New faculty: Joerg Rieger examines theology in a social contextby Ann Marie Deer Owens | Oct. 10, 2016, 4:35 PM
Joerg Rieger, who grew up in southwestern Germany, began his path to teaching at the university level when he enrolled in the Reutlingen School of Theology, affiliated with the United Methodist Church.
While he enjoyed a rigorous curriculum that included the history and philosophical components of religious traditions, he wanted to focus on more than the intellectual ideas of theology.
“I wanted to study the social context of theology, including its impact on everyday struggles for economic justice,” Rieger said. “I am interested in the misuse of power in religion, economics and politics. Religion can be a force for good, but it can also have a negative effect. You have to understand the problems if you want to find constructive solutions.”
Rieger defines justice as the search for the right relationships. “Religion can play an important role in changing our relationships for the better,” he said.
After receiving his master of divinity from Reutlingen, Rieger pursued additional studies at Duke University, where he earned a doctorate of philosophy in religion and ethics in 1994.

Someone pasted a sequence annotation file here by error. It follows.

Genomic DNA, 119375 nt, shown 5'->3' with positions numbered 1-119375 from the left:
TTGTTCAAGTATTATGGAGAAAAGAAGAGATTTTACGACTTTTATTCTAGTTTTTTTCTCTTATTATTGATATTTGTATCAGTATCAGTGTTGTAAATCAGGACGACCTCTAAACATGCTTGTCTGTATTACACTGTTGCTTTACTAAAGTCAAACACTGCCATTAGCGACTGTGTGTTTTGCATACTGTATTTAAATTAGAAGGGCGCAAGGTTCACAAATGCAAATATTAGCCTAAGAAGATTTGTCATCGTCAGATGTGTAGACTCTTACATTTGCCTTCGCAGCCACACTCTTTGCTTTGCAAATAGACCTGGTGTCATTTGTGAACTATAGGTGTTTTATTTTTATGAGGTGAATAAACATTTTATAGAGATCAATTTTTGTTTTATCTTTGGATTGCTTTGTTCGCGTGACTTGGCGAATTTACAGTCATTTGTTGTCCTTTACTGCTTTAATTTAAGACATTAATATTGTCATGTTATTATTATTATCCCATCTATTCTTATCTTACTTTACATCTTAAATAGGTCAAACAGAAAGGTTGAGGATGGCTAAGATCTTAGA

“There were academic reasons for my move to the United States,” Rieger said. “I was able to push the envelope more as a scholar in America than I could have in Germany.” Also, Rieger had fallen in love with an American who became his wife, Rosemarie Henkel-Rieger, before they enrolled in Reutlingen and the nearby University of Tübingen to earn degrees in theology and biology, respectively.
Rieger previously held an endowed chair at Southern Methodist University’s Perkins School of Theology. He holds the Cal Turner Chancellor’s Chair of Wesleyan Studies at Vanderbilt Divinity School, whose mission is aligned with his interests.
“ he said. “They are deeply concerned with how the experiences that we call ‘the pressures of life’ affect communities and society at large.”
Rieger has written and edited more than 20 books, including Christ and Empire: From Paul to Postcolonial Times and No Rising Tide: Theology, Economics, and the Future. His latest book, United We Are a Force: How Faith and Labor Can Overcome America’s Inequalities, was co-authored with Henkel-Rieger, who is a community organizer and activist. Rieger’s books have been translated into various languages.
In addition, he is an ordained elder in the United Methodist Church.
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Ann Marie Deer Owens, (615) 322-NEWS